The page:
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When breast cancer progresses to a metastatic stage, survival rates decline rapidly and it is considered incurable. Thus, deciphering the critical mechanisms of metastasis is of vital importance to develop new treatment options. We hypothesize that studying the proteins that are newly synthesized during the metastatic processes of migration and invasion will greatly enhance our understanding of breast cancer progression. We conducted a mass spectrometry screen following bioorthogonal noncanonical amino acid tagging to elucidate changes in the nascent proteome that occur during epidermal growth factor stimulation in migrating and invading cells. Annexin A2 was identified in this screen and subsequent examination of breast cancer cell lines revealed that Annexin A2 is specifically upregulated in estrogen receptor negative (ER-) cell lines. Furthermore, siRNA knockdown showed that Annexin A2 expression promotes the proliferation, wound healing and directional migration of breast cancer cells. In patients, Annexin A2 expression is increased in ER- breast cancer subtypes. Additionally, high Annexin A2 expression confers a higher probability of distant metastasis specifically for ER- patients. This work establishes a pivotal role of Annexin A2 in breast cancer progression and identifies Annexin A2 as a potential therapeutic target for the more aggressive and harder to treat ER- subtype.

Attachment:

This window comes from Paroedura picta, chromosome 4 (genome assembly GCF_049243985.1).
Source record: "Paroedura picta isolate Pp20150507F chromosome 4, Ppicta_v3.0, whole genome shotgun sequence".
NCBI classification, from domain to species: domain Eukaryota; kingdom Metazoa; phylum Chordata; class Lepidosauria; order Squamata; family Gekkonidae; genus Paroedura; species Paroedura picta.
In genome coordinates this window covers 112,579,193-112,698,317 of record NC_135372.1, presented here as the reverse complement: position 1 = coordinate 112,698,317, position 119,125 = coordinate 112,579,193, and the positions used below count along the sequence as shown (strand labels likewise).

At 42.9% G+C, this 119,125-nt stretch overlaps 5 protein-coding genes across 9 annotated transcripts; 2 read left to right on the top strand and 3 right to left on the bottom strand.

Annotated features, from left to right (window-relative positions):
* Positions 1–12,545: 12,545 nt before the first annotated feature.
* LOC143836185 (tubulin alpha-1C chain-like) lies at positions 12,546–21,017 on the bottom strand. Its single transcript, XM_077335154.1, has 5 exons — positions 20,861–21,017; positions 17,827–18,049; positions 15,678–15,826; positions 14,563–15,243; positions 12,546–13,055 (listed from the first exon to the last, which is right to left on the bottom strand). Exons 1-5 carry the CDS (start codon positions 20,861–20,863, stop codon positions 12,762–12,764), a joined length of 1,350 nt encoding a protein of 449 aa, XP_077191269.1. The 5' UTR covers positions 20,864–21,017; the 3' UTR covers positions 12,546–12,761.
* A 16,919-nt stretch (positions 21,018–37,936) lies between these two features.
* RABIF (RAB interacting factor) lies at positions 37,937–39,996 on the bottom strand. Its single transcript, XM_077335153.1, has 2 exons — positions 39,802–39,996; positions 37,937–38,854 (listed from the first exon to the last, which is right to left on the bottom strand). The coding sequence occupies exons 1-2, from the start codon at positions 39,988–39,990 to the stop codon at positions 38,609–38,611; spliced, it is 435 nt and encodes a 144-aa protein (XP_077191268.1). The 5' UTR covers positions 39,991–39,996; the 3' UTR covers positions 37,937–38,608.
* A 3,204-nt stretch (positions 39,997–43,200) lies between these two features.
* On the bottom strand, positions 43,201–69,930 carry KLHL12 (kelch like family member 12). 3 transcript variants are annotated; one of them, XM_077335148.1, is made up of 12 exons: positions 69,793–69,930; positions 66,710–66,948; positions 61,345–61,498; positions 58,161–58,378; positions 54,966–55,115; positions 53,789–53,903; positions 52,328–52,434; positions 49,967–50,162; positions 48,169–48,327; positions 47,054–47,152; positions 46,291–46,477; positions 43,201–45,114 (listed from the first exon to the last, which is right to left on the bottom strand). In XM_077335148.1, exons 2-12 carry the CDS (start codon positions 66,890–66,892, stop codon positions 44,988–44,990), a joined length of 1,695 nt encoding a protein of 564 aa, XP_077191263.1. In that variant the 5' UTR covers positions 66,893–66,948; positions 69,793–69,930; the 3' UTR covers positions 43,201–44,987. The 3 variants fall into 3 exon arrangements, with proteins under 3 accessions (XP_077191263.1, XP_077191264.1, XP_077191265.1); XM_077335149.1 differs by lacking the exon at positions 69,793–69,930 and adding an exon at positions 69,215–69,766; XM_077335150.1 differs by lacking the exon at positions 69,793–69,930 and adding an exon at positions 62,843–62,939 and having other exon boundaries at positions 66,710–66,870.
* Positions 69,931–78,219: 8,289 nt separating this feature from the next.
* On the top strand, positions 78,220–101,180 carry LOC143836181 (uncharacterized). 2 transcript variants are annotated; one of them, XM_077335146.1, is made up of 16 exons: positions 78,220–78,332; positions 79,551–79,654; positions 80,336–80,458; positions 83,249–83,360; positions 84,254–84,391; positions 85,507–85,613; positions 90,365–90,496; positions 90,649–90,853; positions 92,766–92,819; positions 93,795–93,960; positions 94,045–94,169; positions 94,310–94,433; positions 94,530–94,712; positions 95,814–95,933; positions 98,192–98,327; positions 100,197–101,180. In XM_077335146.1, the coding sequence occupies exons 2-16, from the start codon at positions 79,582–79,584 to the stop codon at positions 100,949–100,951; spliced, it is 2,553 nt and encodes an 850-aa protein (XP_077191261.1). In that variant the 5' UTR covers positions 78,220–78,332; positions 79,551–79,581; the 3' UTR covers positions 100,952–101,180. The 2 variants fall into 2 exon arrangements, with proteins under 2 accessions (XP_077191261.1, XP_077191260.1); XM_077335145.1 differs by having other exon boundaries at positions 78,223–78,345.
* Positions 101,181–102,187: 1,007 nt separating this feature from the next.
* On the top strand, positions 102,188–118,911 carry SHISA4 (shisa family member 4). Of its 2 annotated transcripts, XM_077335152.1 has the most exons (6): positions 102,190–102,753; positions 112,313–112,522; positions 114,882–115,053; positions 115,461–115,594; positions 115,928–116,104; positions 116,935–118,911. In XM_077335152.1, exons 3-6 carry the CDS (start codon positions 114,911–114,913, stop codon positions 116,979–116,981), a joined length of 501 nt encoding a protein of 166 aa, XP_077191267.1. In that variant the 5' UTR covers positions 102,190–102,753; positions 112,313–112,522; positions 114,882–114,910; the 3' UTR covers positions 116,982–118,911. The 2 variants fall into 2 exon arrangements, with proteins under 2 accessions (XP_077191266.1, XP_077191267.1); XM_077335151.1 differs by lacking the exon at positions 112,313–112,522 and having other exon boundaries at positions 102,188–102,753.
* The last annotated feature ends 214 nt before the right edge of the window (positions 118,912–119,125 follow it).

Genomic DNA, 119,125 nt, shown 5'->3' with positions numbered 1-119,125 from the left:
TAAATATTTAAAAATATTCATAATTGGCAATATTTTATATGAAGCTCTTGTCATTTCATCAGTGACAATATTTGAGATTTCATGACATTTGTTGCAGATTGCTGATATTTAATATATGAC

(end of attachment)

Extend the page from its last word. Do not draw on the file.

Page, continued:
Amira F Mahdi, Beatrice Malacrida, Joanne Nolan, Mary E McCumiskey, Anne B Merrigan, Ashish Lal, Shona Tormey, Aoife J Lowery, Kieran McGourty, Patrick A Kiely. Expression of Annexin A2 Promotes Cancer Progression in Estrogen Receptor Negative Breast Cancers. Cells. 2020 Jun 30;9(7)

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PMID: 32629869

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